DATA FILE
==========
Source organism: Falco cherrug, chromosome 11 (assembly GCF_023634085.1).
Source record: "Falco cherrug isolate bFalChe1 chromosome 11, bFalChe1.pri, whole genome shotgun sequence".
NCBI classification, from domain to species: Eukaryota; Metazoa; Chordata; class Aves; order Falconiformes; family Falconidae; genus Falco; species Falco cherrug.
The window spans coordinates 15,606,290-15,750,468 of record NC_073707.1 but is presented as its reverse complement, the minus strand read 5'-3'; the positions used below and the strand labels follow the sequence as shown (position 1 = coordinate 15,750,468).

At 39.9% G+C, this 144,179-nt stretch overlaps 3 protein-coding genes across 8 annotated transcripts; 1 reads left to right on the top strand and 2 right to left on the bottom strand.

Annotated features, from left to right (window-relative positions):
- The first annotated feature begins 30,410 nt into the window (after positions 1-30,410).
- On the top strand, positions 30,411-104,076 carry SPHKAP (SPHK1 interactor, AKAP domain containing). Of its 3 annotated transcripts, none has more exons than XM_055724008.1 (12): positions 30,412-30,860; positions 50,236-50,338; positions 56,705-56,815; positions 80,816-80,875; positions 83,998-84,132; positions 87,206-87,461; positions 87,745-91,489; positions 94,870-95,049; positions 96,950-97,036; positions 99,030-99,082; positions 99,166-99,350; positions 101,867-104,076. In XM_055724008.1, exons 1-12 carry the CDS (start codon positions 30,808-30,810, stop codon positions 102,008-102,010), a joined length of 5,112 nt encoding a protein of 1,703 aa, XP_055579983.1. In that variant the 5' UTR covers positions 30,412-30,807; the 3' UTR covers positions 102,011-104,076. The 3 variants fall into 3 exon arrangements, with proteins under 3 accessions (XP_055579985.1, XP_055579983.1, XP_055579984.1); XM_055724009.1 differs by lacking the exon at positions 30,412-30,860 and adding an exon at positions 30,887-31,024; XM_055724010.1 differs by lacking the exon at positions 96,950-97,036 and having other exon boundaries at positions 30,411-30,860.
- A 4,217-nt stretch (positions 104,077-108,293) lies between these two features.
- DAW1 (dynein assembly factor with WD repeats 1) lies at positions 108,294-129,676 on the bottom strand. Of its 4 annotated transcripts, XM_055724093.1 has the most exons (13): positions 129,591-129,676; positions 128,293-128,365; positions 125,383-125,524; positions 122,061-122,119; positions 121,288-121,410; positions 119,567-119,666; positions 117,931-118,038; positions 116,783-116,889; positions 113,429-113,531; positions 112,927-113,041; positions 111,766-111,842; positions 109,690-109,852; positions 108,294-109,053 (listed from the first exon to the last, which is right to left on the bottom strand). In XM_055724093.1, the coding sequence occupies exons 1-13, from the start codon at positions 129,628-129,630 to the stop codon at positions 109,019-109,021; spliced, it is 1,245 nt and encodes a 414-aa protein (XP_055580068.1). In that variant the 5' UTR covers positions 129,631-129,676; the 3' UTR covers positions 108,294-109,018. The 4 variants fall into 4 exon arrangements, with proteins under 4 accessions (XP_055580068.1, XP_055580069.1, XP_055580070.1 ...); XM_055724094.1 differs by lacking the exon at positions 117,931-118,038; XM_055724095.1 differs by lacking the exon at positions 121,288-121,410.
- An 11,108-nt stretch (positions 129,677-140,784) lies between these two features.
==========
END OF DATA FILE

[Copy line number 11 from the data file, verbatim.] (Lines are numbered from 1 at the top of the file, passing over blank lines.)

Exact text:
- An 11,108-nt stretch (positions 129,677-140,784) lies between these two features.